Billy Sullivan, Billy Sullivan: Flowers & Birds, Sagaponack - The Madoo Conservancy - opening in July 3
3 July 2021 - 14 August 2021

Billy Sullivan
Birthday Peonies
Pastel on Paper
108 x 76,2 cm / 42.5 x 30 in


The Madoo Conservancy is pleased to present Billy Sullivan: Flowers & Birds, an exhibition of ten paintings and drawings. The exhibition will be on view in the Summer Studio from July 3 through August 14, 2021. Madoo is open to the public Wednesdays, Fridays and Saturdays from 12 – 4:30pm.

The diary is a piece of lacework or a spider web. It is apparently made up of more empty space than filled space. But for the person who is writing, the discrete points of reference that I set down on paper hold an invisible galaxy of other memories around them. Thanks to association of ideas and allusions, their shadows and virtual existence linger for a while. Gradually they evaporate, like a flower losing its scent.
— Philippe Lejeune, “The Continuous and Discontinuous,” in On Diary
Billy Sullivan has long described his work as “basically a diary of my life.” Cookie Mueller, writing in the early 1980s, called Sullivan a “chronologist,” which remains an apt description today, in his seventy-fifth year. Eight of the ten still-life compositions here were completed within the past year — a time of profound upheaval that has nevertheless seemed, for so many of us, also intractably stilled, indefinitely paused.

These recent works are marked by brief moments of focus and oblique clues as to location or significance. One painting, entitledOysters, Puerto Escondido, serves as a particular milepost. Though finished in 2021, the scene it portrays took place in March 2020 — the last trip before lockdown, the first vacation with an old friend who became a new companion.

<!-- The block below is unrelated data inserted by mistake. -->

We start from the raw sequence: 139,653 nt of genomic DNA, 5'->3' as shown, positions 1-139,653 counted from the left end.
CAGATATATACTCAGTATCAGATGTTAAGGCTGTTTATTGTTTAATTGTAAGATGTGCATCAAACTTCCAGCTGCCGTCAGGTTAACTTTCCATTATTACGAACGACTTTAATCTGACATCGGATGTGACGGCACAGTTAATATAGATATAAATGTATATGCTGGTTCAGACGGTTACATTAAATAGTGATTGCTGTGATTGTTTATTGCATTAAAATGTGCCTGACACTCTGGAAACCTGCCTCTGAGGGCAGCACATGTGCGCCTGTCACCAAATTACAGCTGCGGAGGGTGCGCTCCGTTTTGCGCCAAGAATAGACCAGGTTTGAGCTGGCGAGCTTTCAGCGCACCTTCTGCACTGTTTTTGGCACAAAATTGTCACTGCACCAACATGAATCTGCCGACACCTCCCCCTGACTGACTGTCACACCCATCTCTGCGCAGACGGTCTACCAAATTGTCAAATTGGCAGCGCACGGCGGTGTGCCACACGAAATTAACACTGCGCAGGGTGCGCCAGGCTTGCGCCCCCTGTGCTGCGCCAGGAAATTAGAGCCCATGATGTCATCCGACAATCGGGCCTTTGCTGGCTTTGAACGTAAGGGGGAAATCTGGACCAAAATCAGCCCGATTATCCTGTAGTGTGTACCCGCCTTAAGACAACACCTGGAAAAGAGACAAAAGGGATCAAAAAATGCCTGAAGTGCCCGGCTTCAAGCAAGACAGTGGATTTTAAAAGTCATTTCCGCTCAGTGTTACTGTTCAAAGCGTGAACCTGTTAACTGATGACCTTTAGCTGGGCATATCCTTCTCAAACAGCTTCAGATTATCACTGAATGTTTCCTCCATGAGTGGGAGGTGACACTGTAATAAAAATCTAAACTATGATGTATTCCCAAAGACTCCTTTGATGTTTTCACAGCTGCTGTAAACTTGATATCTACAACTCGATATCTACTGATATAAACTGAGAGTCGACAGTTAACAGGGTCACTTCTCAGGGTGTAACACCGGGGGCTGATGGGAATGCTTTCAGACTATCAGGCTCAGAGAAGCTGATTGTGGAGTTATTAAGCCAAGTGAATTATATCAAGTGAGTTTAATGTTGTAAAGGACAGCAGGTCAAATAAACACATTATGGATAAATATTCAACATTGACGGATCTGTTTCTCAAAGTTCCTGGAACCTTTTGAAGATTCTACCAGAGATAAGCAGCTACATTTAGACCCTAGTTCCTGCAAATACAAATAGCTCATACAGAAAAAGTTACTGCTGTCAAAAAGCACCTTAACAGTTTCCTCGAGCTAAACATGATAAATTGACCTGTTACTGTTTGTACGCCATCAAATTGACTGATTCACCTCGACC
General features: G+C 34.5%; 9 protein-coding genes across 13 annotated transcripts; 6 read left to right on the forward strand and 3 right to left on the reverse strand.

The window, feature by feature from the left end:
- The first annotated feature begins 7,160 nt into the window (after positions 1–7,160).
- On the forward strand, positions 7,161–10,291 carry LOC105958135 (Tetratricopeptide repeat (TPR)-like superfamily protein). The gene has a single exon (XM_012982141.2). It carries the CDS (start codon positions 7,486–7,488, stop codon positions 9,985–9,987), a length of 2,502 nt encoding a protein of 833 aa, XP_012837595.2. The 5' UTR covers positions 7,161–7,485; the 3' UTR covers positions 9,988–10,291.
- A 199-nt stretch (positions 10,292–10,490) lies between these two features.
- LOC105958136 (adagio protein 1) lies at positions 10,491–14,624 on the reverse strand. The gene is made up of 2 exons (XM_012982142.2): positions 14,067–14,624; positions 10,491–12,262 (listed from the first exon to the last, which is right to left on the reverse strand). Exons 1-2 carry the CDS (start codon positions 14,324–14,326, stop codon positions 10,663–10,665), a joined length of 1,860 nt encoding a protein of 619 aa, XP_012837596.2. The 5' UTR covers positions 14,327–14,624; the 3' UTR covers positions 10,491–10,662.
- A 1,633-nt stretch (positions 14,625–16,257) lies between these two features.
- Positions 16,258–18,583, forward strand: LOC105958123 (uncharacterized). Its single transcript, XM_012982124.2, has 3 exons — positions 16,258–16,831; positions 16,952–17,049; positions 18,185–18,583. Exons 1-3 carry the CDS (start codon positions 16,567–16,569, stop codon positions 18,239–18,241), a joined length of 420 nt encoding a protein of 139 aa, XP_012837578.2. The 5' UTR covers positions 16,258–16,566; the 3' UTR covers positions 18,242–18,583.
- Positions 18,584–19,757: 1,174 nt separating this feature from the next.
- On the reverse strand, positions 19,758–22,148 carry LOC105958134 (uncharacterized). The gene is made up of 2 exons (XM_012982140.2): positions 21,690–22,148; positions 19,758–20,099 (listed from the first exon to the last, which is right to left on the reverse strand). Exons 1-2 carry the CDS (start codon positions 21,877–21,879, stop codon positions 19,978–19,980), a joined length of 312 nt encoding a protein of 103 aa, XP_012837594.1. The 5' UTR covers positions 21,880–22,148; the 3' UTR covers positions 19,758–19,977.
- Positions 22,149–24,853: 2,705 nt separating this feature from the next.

By comparison, the six floral paintings and pastels also dated 2021 seem housebound, far less socialized except for a recurrent murmur of citation and self-quotation. For example, the “birds” in the exhibition’s title appear only as shorthand re-renderings of one of Sullivan’s own large ink drawings, which he depicts as competing spatially with the windows of his East Hampton dining room.Easter Mondayattentively notes a large Stephen Mueller painting in the background, while both the breakfast setting and a Mexican vase of tulips imply the offstage presence of a guest.

Another 2020 pastel directly cites Madoo.Bob’s Vasepresents a mysterious object from Robert Dash’s collection, an antique-looking, bulging glass vessel equipped with verdigris brass handles, which somehow manages to hold its own against the scrawled red walls of the summer house living room. This chromatic intensity finds an echo in the exhibition’s oldest and largest work,Klaus in Tulum, a 2003 painting that catches Sullivan’s late husband naked in bed, beneath a translucent canopy of mosquito netting, yet nearly upstaged by the foreground’s vibrant table and pineapple crown.

Perhaps the exhibition might also be summarized by another idea from the writings of French scholar and theorist Philippe Lejeune: For a diarist, the diary itself is a protected place of refuge, a space of “self-hospitality” — or, as we have learned to say today, self-care.